On gaming mice with speed holes and red sports cars

, by
Dominik Schmalzried and Patrick Schmalzried

Ever since Tt eSPORTS first released a gaming mouse with speed holes all the way back in 2014 (who do you think pioneered speed holes in gaming mice?), followed by Mad Catz in 2015, many other copy catz have followed suit. Why though?

What are speed holes?

First let us take a look at the official definition of speed holes as per Urban Dictionary:

«Holes you put in the hood of your car with a pickaxe to (supposedly) make it go faster. These holes may also be installed via sniper fire.»

Invented by a witty car salesman in an episode of «The Simpsons» speed holes have arrived in the world of gaming mice and it does not look like they will be leaving anytime soon.

For the Zaunkoenig M1K we did not use a single speed hole in the upper shell. We are no strangers to speed holes though, as a quick look into the Zaunkoenig prototype vault reveals:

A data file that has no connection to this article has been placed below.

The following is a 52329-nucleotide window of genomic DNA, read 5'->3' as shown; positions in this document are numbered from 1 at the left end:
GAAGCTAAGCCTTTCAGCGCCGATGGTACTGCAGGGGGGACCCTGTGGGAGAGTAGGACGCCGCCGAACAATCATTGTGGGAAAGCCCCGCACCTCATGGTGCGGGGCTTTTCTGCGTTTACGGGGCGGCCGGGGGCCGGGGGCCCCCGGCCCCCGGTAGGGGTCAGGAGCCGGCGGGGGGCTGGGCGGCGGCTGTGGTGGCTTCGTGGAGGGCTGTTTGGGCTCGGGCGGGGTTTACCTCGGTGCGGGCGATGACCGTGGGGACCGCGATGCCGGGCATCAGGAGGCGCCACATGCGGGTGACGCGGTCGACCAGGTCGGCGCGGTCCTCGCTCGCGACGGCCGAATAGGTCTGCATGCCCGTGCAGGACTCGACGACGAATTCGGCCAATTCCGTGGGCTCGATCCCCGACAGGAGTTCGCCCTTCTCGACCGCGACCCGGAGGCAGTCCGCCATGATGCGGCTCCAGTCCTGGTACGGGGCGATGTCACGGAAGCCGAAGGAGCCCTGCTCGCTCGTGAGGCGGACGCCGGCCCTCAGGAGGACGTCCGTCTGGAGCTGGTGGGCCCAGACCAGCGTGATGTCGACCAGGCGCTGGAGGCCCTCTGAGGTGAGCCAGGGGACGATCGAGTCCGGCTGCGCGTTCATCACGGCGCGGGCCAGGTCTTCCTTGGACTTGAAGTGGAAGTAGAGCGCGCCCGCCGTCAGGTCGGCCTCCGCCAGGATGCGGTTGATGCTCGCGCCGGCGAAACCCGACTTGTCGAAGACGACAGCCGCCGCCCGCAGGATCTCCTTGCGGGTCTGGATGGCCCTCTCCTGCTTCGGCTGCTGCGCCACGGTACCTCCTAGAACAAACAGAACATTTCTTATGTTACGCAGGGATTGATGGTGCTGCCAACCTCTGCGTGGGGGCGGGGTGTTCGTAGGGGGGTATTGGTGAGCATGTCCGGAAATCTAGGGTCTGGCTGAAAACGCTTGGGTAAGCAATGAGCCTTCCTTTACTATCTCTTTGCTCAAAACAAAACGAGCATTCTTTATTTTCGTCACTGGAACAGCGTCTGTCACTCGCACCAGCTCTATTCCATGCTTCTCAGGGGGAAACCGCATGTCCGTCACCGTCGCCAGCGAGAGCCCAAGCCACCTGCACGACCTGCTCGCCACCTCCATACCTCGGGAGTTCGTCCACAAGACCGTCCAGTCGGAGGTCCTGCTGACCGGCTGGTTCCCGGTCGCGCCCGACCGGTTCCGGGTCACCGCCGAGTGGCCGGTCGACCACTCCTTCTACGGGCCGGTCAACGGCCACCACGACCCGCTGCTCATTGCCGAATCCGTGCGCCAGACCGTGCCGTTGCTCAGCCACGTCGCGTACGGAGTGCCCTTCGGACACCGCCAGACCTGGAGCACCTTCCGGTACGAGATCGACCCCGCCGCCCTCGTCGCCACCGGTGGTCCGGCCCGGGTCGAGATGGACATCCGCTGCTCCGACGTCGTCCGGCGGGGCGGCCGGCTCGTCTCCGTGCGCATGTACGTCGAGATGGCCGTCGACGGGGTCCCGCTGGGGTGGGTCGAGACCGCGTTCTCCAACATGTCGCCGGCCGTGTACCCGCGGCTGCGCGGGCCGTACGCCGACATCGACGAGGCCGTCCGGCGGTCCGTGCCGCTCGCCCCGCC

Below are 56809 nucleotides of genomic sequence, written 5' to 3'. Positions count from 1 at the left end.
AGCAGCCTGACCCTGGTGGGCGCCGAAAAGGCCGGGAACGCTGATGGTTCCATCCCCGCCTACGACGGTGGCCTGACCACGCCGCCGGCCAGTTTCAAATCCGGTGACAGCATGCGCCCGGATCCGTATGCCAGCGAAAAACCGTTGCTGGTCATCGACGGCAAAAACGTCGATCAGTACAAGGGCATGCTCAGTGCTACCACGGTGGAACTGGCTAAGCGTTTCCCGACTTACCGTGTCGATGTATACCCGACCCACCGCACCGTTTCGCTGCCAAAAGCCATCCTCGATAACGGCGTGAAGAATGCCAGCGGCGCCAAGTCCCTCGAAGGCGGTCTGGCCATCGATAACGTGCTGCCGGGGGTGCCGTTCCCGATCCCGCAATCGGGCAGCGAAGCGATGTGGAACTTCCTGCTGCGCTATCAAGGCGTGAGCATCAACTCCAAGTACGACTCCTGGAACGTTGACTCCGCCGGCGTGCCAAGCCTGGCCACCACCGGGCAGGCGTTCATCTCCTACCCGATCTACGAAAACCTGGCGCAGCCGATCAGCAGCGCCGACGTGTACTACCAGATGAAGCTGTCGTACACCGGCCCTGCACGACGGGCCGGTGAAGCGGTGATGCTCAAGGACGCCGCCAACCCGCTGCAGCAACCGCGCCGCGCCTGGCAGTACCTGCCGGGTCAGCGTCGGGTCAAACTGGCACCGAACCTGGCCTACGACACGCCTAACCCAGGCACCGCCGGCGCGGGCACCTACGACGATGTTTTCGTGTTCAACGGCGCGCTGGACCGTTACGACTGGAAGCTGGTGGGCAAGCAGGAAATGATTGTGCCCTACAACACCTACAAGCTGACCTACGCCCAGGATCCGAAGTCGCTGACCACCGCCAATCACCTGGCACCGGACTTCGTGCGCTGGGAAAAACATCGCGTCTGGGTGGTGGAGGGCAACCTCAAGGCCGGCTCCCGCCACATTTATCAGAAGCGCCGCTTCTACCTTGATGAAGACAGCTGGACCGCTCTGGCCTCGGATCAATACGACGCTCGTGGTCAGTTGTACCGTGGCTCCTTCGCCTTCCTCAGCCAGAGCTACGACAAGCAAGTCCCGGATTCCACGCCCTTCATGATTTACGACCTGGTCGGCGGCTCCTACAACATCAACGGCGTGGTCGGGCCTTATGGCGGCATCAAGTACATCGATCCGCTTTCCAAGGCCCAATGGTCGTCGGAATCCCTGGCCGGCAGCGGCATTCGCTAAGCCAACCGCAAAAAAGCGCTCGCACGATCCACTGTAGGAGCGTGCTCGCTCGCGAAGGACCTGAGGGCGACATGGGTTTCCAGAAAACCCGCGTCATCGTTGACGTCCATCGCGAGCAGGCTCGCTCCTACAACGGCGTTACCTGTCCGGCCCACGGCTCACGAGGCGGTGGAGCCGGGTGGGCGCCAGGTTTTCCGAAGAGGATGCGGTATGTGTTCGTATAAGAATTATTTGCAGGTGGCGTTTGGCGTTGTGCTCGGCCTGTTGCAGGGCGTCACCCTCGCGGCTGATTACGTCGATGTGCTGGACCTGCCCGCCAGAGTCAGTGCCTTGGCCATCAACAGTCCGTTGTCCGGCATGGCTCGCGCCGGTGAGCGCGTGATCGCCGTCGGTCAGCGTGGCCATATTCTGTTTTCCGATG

This picture shows several 3D printed gaming mouse prototypes that lead to the Zaunkoenig M1K.

For years we have been printing prototypes with speed holes. We had them all: honeycomb-shaped speed holes, triangle-shaped speed holes and circle-shaped speed holes. Sadly most of our speed hole prototypes broke after a month or so of gaming. We were trying to save weight a little too aggressively.

Our speed hole prototypes still helped us learning a very important lesson: low weight in a mouse feels really, really good. This is when we turned to carbon fiber. With carbon fiber we were able to make lighter shells than was possible with even our most aggressive speed hole designs. And to this day we have not had a single carbon fiber prototype break.